A Destro-KAWS Companion Custom Reveal and An Interview With Motorbot


A KAWS-Companion turns "international arms dealer" with this (G.I.Joe-themed)
DESTRO-custom by Motorbot, commissioned by a private collector! *coolness*

I've long admired Kevin Olson aka Motorbot's customed-creations, and with this exclusive first-peek reveal of the Destro-Kaws, I'd managed to grab a quick chat with Kelvin, about his craft and inspirations - CLICK THRU to read, as well as a look-see at a little collection of his past customs.


MOTORBOT: I'm 28, holding down a day job delivering furniture. I have a degree in painting. I actually learned to draw by copying comic books and learned to paint from Bob Ross and William Alexander. I grew up watching them on pbs and started doing little paintings when I was 10 or so. I had aspirations to draw comic books but it never panned out, and a few years after college I discovered toys.

Every day I put in 8 hours at the day job, spend some time with the family and then stay up till the wee hours of the morning making toys and watching cartoons.

TOYSREVIL: Late-night/early-morning cartoons can be pretty trippy LOL (Japanimation slays me) ... How did it all start? When did you first get sucked dived into the realm of toy-customization?

MOTORBOT: I fell into the vinyl toy world a few years ago after seeing a review of the first big Dunny show in an issue of Juxtapoz. I tracked down Kidrobot, joined the message board and became obsessed with toys. My first custom was a Madl (the tv head one), and from there it just kind of snowballed. People liked my customs and I started getting commissions and show invites.

MOTORBOT: 3 years later I have a steady stream of commissions and shows and have a huge project with Jamungo. There's no production toy yet but i can't complain about being busy.

[WIP of Motorbot x Jamungo: MummyBud Halloween Project for Budscribers!]

TOYSREVIL: "Busy is Good", I always say! But "No production toy"? With the intensity you put into your customs of other toy-platforms, I would definitely be looking forward to seeing some of your own original creations, IMHO.

MOTORBOT: I actually have a few things kind of in the works. One potential project could lead to me making toys full time but I'll just have to wait and see if it pans out.

No one is knocking down my door to produce my toys, so going the DIY route seems like my best option. There's nothing really concrete yet, but don't be surprised if you see some resin figures in the next year.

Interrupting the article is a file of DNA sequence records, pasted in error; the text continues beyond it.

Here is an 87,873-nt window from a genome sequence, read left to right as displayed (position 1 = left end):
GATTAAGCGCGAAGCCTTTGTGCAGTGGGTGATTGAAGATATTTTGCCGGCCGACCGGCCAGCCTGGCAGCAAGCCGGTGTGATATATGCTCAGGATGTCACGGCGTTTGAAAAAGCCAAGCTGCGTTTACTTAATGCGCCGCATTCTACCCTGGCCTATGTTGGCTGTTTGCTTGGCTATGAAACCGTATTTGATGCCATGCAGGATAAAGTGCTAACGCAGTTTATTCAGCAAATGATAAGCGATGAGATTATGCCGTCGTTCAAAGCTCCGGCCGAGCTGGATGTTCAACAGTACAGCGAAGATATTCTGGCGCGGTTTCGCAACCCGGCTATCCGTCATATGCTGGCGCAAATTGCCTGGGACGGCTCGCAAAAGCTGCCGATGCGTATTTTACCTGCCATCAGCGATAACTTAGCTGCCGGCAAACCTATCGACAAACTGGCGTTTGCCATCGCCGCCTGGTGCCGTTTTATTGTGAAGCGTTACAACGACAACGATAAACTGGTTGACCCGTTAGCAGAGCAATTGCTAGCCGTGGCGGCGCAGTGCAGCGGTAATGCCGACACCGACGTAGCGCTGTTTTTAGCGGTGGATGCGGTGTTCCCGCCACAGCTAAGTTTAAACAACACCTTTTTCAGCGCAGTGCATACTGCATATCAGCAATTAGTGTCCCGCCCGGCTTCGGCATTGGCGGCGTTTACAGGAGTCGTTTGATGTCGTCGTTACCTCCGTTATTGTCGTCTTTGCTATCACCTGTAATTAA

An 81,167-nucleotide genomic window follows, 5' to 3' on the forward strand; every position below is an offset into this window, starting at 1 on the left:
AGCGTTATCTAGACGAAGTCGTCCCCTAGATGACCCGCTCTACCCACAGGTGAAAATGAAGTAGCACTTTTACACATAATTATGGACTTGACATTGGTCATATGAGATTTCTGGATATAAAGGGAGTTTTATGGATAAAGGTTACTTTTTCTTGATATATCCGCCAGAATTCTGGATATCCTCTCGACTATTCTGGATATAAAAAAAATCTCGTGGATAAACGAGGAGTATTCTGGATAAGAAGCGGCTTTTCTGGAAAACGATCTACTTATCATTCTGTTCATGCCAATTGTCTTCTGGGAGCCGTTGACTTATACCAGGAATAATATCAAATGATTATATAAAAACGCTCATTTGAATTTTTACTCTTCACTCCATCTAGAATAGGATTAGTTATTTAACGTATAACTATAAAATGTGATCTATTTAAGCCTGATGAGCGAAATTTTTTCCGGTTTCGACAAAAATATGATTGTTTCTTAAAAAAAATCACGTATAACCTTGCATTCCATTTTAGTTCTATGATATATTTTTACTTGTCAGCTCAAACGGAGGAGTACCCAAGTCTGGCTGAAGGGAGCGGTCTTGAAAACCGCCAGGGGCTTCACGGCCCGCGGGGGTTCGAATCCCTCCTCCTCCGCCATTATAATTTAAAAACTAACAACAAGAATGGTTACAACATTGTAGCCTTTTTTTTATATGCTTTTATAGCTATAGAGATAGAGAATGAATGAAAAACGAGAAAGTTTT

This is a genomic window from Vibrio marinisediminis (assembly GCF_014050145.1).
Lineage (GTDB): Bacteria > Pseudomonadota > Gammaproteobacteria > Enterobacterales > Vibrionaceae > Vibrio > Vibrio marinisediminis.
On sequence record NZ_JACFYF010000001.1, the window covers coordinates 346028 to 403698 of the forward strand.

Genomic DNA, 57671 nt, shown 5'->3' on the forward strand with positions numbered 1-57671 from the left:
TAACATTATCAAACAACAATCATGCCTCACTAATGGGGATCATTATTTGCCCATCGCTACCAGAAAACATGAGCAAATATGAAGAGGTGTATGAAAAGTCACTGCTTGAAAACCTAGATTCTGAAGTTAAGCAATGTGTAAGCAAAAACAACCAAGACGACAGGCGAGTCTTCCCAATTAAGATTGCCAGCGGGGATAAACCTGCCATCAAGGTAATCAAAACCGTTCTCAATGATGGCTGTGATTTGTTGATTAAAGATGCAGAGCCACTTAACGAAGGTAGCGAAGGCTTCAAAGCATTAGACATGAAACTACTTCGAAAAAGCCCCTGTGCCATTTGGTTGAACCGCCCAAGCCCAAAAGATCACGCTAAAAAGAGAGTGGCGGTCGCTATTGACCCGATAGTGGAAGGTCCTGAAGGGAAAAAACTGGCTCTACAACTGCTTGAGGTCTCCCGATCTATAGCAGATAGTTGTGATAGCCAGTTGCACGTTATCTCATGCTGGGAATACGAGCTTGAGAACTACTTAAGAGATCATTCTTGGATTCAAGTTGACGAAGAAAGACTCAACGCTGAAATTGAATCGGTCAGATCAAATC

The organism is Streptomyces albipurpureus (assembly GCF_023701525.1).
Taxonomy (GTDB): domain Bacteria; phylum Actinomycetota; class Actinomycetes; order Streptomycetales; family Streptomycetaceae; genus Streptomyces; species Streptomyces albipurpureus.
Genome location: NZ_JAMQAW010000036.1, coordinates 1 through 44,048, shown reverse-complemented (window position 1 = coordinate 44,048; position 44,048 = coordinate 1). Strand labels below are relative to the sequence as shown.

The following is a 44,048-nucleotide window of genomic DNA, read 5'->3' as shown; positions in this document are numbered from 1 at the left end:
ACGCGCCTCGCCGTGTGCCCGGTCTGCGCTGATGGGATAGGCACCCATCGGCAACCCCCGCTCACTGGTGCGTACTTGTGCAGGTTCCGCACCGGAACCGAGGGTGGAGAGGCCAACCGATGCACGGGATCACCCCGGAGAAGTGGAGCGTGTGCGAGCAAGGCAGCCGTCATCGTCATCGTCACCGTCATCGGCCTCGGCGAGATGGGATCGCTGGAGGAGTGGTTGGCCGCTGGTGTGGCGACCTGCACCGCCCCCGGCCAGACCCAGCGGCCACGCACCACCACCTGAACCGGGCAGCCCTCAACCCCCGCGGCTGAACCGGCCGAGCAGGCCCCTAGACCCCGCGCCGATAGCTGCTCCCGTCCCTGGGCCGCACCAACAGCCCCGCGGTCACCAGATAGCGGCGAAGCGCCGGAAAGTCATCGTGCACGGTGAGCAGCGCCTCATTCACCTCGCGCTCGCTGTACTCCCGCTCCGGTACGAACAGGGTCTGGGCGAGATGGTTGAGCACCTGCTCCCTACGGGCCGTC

TOYSREVIL: Motorbot-Resins? Now that's what I'm talking about! Be sure to keep us in the loop, yeh? ... What inspires you? What gets your customizing juices going? What are you influenced by?

MOTORBOT: As for influences, it's all over the place. I might see something in a store that will give me an idea or see something on tv or in a book. I look at other artists but I have to keep myself in check. I'm a chameleon and will see something and think "Ooh, I want to make one of those". - and I don't want to be labeled as a hack. I don't have a true style because I get bored easily, so if I stuck with one idea or theme I'd just burn myself out on it in no time.

[Above: different custom-styles / Below: Insect-themed customs]

TOYSREVIL: From your earlier work to your current more sculpt-based customs, there has been a few re-occuring motives and concepts - ie Metal, Wood, Food, even Insects (loved them both) and more recently Mummies/Zombies - any particular reason why these concepts are predominant in your work?

MOTORBOT: There's very little reasoning behind what I do. I just do things that are fun for me. The wood and metal pieces are just fun to do. Both have kind of evolved as time has passed and there's more creation involved. It's not just mimicking a style or finish, it's trying to create a little character within the confines of substance. I'm forced to use the rivets and seems as facial features or details on a body. At the same time I have to try and keep each one unique so it isn't just a parade of the same little character.

TOYSREVIL: Personally, I see them more of belonging in the same Motorbot-created little Universe - like the Woodland World has all matter of critters and warriors made of wood etc, IMHO. And what I really enjoy, are your Food-based customs! I remember posting and knowing about you from your Labbit Ham a whiles back :)

MOTORBOT: The food is more like me challenging myself. It's me seeing how realistically I can copy something, and with each one I try to get closer and closer to a perfect replication. I really like the food because it's very light hearted and playful. It's the same techniques I would use to make a zombie, but it's something that anyone can enjoy.

If I can find a place to host it I want to do an all food themed show. I've got at least a dozen toys I'm holding in my brain just for the show